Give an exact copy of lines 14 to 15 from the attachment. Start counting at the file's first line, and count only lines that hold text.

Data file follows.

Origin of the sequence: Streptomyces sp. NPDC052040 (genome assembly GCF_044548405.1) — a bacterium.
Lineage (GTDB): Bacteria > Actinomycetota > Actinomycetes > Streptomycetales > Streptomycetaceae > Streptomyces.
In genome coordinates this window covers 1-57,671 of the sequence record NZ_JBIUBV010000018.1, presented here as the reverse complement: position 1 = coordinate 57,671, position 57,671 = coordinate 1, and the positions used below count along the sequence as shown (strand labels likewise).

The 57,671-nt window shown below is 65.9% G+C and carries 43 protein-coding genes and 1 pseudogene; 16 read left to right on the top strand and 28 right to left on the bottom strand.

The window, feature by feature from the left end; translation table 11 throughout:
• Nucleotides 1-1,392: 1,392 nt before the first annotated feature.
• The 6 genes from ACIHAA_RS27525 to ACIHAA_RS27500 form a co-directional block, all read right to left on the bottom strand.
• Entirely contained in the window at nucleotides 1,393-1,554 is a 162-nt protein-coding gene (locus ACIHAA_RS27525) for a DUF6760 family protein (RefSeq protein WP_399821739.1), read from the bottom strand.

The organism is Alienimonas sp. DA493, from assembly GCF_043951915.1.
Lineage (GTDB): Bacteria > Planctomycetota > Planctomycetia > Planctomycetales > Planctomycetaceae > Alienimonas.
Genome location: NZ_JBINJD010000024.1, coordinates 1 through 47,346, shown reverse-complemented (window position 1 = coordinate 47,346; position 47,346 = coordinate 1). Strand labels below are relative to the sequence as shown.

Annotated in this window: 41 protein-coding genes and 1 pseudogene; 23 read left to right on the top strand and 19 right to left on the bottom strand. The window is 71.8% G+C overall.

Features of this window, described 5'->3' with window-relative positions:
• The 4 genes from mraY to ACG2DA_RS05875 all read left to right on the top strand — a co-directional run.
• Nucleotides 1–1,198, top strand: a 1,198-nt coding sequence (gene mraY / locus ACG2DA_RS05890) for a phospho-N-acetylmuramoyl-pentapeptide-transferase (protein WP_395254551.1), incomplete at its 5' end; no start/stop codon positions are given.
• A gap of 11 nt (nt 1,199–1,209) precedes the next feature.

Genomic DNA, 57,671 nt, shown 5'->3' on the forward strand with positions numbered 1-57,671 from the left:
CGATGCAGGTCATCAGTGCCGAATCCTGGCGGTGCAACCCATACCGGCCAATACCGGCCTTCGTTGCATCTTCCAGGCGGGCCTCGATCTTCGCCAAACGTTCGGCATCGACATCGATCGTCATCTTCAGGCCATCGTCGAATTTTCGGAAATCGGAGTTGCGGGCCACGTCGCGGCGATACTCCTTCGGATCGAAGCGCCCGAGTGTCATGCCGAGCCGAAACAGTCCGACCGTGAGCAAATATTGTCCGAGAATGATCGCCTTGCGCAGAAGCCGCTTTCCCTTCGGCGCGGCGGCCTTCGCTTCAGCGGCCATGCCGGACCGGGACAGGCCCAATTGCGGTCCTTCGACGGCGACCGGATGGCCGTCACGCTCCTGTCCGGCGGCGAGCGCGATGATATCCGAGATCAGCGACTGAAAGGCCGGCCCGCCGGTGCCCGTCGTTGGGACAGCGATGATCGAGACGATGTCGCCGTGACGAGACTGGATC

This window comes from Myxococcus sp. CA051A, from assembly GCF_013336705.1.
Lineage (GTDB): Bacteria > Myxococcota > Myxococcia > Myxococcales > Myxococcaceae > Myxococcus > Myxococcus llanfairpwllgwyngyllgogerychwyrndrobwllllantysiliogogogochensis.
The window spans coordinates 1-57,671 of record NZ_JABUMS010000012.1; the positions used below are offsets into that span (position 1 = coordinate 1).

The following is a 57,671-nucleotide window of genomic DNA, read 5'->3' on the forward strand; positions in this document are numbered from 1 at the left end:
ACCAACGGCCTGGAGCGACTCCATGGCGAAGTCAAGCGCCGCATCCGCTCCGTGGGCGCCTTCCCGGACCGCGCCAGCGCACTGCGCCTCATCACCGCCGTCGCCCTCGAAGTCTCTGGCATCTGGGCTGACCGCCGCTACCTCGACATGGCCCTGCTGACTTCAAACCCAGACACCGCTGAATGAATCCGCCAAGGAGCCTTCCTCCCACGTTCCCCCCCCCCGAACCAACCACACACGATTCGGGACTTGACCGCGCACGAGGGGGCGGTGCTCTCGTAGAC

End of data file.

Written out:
• The 4 genes from mraY to ACG2DA_RS05875 all read left to right on the top strand — a co-directional run.
• Nucleotides 1–1,198, top strand: a 1,198-nt coding sequence (gene mraY / locus ACG2DA_RS05890) for a phospho-N-acetylmuramoyl-pentapeptide-transferase (protein WP_395254551.1), incomplete at its 5' end; no start/stop codon positions are given.